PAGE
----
I am terribly concerned that putting human rights into sustainable development, finance and trade agreements always seems to be an uphill struggle. In fact, in many multilateral and bilateral free trade agreements and investment treaties, there is hardly any mention of human rights. Yet investment and trade agreements determine the main trajectory of development in most countries. If a country decides that is most important source of economic growth is on extracting minerals, metals, oil and gas, then it provides all the right incentives to investors even at the expense of social and environmental costs. Some countries have been brought to court by investors because they are implementing social and environmental standards to adhere to their obligations to human rights and environmental sustainability.

But achieving sustainable development cannot be disconnected from the need to respect and protect the basic human rights and fundamental freedoms of the people living on the lands in question. Through my role as Special Rapporteur, I think I can help governments better understand how the development visions and aspirations of indigenous peoples are consistent with sustainable development objectives. My main mandate over the next three years is to monitor how the rights of indigenous peoples are being respected, protected and fulfilled by states, corporations and other business entities, and then make recommendations based on my findings.

I believe I can bring a unique perspective and experience to the role, which could spur new thinking and innovative initiatives. I am proud to be the first woman — and first person from a developing country — to hold this position. I have helped establish indigenous women’s formations from the local to the global levels, and I am convinced that the empowerment of our women is crucial to address more deeply the issues of discrimination, racism and violence.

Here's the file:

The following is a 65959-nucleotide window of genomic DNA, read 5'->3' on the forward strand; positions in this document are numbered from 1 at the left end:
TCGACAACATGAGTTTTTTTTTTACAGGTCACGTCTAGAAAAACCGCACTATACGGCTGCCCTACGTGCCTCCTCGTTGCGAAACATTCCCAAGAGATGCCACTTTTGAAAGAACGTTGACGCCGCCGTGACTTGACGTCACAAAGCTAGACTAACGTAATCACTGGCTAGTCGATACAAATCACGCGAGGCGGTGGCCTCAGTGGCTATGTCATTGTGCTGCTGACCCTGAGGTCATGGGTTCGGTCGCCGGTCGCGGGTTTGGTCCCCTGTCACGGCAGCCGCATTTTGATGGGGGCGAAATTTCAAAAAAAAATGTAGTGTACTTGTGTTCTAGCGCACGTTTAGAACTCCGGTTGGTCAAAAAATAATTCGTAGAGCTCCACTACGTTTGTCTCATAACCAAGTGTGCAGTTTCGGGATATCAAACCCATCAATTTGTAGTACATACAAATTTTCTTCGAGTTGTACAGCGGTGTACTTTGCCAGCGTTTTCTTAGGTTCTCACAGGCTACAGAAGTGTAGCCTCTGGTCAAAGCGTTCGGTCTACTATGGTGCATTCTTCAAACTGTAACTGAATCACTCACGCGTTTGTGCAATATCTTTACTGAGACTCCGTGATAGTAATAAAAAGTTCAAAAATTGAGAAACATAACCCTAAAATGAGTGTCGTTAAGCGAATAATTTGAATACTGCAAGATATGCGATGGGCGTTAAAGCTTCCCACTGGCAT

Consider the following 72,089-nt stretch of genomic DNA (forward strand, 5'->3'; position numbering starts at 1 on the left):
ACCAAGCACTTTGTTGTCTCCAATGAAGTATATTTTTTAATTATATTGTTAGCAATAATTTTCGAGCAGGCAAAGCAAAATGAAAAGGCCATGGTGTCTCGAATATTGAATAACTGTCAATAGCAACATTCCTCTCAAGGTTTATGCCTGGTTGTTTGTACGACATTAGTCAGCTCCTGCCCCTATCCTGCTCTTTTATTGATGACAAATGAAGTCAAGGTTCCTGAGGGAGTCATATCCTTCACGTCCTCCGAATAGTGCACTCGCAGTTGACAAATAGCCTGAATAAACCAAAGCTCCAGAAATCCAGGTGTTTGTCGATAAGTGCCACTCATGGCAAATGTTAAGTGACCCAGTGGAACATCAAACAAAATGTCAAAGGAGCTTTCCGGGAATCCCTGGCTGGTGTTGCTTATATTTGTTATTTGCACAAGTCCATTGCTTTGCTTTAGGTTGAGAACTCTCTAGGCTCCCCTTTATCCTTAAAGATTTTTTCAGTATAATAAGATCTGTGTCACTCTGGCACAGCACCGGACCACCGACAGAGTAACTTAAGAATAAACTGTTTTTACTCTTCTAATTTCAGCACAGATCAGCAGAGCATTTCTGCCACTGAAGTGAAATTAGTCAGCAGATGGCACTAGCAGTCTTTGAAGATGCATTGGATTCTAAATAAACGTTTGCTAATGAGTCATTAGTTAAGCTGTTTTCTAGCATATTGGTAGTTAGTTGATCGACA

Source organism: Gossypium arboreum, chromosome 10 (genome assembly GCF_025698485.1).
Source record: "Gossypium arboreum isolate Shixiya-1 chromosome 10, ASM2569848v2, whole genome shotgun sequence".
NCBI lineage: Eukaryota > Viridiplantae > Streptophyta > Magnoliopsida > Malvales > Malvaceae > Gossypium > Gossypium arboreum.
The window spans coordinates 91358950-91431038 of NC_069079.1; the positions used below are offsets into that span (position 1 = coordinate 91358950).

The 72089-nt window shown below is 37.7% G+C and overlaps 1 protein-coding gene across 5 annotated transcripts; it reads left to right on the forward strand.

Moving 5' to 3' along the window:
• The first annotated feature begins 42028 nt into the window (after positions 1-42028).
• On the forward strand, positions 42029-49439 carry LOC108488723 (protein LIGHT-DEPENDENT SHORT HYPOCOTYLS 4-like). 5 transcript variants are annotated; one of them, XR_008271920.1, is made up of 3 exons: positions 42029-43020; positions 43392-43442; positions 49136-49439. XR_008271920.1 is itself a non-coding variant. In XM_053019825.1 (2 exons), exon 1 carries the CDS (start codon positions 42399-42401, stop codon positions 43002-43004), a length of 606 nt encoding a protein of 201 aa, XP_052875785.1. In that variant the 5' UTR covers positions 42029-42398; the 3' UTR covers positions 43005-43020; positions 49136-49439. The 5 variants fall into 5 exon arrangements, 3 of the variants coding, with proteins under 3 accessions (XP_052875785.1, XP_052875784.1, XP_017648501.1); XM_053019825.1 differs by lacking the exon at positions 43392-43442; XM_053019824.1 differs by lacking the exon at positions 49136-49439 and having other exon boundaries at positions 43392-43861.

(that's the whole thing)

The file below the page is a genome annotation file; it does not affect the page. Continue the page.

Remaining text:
ndigenous Peoples in the Mount Mantalingahan Protected Landscape, Panalingaan, Palawan

An indigenous woman and child in the Mount Mantalingahan Protected Landscape, Palawan, Philippines. (© Conservation International/photo by Lynn Tang)

In a time when the world is faced with multiple unprecedented economic, environmental and social crises, new strategies and approaches must be developed. Spaces and processes for indigenous peoples to engage have been very limited in the past, but now there are outlets in the U.N., like the Permanent Forum on Indigenous Issues (which I chaired from 2005-2009), the Expert Mechanism on the Rights of Indigenous Peoples, and the Global Indigenous Peoples’ Partnership on Climate Changes, Forests and Sustainable Development. And the Conservation Initiative on Human Rights, a collaborative effort of conservation groups like Conservation International, World Wildlife Fund and IUCN, is another step in the right direction.

Over the next three years, I aim to help build the confidence and abilities of indigenous peoples to assert their rights, as well as help countries more effectively uphold human rights. I will research and identify reoccurring issues relevant to the rights of indigenous peoples; visit various countries to learn more about the challenges indigenous groups face; and communicate with governments about alleged human rights violations. I also plan to focus on the impacts of big business on the rights of indigenous peoples and to collaborate with indigenous partner organizations worldwide.

Only by facilitating constructive and peaceful engagements between governments and indigenous peoples will we have a chance at achieving global peace and security.

Victoria Tauli-Corpuz is the executive director of Tebtebba and the U.N.’s Special Rapporteur on the Rights of Indigenous Peoples. She has been a CI board member since 2009.